What on earth is a bitcoin?
Bitcoin is a new online currency so baffling, so intangible that you would be forgiven for thinking it cannot possibly be real. Bitcoin is a cyber-currency with no government backing and no central bank. How real is bitcoin? Type into Google ‘bitcoin to dollar exchange rate’ and you will get an answer. Or simply look at the graph below:
Bitcoin uses the same principles of p2p technology as the ubiquitous bit torrent, instead of sharing bits of data that make up music files it shares currency information on transactions. Everything is encrypted ensuring complete anonymity, it is completely decentralised and has no transaction fees.
Bitcoin’s potential is huge; it could perhaps bring a new era of trade and a new era of prosperity for many of the world’s poorest nations. In many ways it shares characteristics with good old fashioned hard cash, it isn’t recorded for a government to see, card services don’t take a percentage and of course George Osborne doesn’t get his hands on it.
Why do I think this might help the underground art world?
Producers of underground art will love and embrace this new digital currency. It has anarchic undertones and an almost romantic nature. But more importantly there are some practical benefits to Bitcoin…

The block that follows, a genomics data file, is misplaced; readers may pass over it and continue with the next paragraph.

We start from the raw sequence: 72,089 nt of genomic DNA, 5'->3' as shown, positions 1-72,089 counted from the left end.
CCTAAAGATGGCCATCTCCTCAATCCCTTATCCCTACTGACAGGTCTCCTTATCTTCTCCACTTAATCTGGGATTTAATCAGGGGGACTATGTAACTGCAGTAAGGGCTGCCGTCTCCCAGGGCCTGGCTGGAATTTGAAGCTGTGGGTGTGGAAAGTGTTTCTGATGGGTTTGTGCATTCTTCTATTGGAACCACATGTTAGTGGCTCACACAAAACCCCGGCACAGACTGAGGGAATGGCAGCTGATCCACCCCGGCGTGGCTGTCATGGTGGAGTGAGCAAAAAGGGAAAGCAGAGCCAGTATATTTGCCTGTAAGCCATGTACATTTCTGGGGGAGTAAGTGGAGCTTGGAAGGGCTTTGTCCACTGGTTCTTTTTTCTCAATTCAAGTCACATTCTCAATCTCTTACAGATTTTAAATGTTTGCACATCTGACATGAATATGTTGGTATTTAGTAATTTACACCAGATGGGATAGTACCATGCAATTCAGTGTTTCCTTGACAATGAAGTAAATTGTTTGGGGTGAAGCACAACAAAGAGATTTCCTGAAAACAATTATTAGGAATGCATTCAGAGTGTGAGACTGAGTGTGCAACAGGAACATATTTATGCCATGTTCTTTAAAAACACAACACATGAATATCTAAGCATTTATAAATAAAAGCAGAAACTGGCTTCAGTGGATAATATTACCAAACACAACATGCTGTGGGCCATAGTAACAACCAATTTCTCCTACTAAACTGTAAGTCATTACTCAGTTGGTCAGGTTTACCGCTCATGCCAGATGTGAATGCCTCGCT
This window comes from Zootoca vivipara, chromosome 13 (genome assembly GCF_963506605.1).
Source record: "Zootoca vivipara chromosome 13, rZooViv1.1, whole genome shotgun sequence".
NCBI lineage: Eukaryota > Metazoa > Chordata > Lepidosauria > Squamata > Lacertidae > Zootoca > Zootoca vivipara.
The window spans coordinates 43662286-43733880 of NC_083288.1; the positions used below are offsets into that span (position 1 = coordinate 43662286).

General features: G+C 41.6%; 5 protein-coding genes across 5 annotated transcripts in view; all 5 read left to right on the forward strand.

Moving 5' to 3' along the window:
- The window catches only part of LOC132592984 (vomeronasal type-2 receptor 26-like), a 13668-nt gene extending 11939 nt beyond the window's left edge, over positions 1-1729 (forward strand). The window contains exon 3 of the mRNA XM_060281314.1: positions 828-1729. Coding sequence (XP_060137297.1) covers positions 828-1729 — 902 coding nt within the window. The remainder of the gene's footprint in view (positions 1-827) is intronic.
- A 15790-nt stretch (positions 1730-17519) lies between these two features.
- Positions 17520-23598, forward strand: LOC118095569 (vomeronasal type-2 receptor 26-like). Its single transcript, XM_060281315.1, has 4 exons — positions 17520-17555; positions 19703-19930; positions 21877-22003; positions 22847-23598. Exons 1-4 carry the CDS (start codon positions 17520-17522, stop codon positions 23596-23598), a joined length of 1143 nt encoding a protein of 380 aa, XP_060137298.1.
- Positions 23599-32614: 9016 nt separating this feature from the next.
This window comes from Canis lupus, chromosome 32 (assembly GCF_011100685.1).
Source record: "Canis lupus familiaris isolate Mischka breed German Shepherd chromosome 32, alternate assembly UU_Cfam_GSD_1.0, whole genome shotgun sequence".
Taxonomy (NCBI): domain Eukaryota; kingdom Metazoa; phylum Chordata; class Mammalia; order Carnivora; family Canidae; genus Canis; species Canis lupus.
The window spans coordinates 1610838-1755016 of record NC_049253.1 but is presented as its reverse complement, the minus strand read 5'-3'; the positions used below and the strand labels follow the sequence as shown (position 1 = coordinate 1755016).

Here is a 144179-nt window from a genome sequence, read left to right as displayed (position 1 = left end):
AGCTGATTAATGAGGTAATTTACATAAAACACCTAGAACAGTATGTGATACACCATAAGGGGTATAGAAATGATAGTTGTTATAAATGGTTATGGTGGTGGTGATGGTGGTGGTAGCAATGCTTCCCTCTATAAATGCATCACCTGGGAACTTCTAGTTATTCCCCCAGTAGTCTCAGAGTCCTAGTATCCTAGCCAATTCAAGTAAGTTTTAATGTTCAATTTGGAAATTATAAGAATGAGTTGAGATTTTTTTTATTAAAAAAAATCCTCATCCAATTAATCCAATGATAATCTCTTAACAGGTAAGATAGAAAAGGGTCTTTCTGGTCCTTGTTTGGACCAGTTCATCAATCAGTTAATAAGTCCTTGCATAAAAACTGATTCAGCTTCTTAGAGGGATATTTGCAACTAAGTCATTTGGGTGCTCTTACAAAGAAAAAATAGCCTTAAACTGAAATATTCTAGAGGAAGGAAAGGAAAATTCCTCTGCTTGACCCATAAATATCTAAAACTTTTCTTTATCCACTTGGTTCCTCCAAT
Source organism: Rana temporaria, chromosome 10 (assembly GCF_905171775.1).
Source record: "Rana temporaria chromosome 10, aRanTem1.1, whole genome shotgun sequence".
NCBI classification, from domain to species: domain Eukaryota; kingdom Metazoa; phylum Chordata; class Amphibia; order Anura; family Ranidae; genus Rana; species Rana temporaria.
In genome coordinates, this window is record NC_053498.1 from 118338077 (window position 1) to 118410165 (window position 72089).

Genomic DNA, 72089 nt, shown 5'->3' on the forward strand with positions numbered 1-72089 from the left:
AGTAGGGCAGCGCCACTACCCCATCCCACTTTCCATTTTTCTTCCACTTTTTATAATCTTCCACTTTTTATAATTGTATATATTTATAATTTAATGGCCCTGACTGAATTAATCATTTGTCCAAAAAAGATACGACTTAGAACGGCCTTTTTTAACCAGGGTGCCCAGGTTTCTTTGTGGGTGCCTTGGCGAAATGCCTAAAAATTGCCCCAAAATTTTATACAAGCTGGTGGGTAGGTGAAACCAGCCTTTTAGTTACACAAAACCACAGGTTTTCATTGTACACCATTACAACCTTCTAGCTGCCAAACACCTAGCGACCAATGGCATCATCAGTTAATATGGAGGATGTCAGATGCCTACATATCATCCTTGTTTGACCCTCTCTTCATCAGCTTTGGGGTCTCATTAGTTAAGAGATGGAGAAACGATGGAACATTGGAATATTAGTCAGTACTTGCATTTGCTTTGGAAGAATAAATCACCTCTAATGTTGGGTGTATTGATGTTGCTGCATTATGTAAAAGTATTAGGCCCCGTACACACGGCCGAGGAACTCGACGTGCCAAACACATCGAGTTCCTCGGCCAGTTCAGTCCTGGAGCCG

Tax! Everyone hates being taxed. We also dislike PayPal fees, banks and come to think of it anyone taking our money. For this reason many part-time artists/craftspeople deal wherever possible in hard cash. Unfortunately hard cash’s days are numbered. Sweden is an excellent example of a country on the verge of being cashless; almost every transaction is now done digitally. This might mean that your supplementary artistic income may also become subject to tax… Shit.
You might for instance be a boxer (let’s call him Tyson Fury) and an abstract artist specialising in sculpture by night. HMRC of course won’t like Jonny Two Jobs and PayPal will take a percentage and so on. Mr Fury might feel his passion for sculpture is not really worth the hassle, and the world would be robbed of his wondrous art. Jokes aside this could have some serious negative consequences on the on the underground art industry. It could single handily destroy the age old industry of selling your art to your friends and family. Many artists start of this way, it would be a real shame to lose them.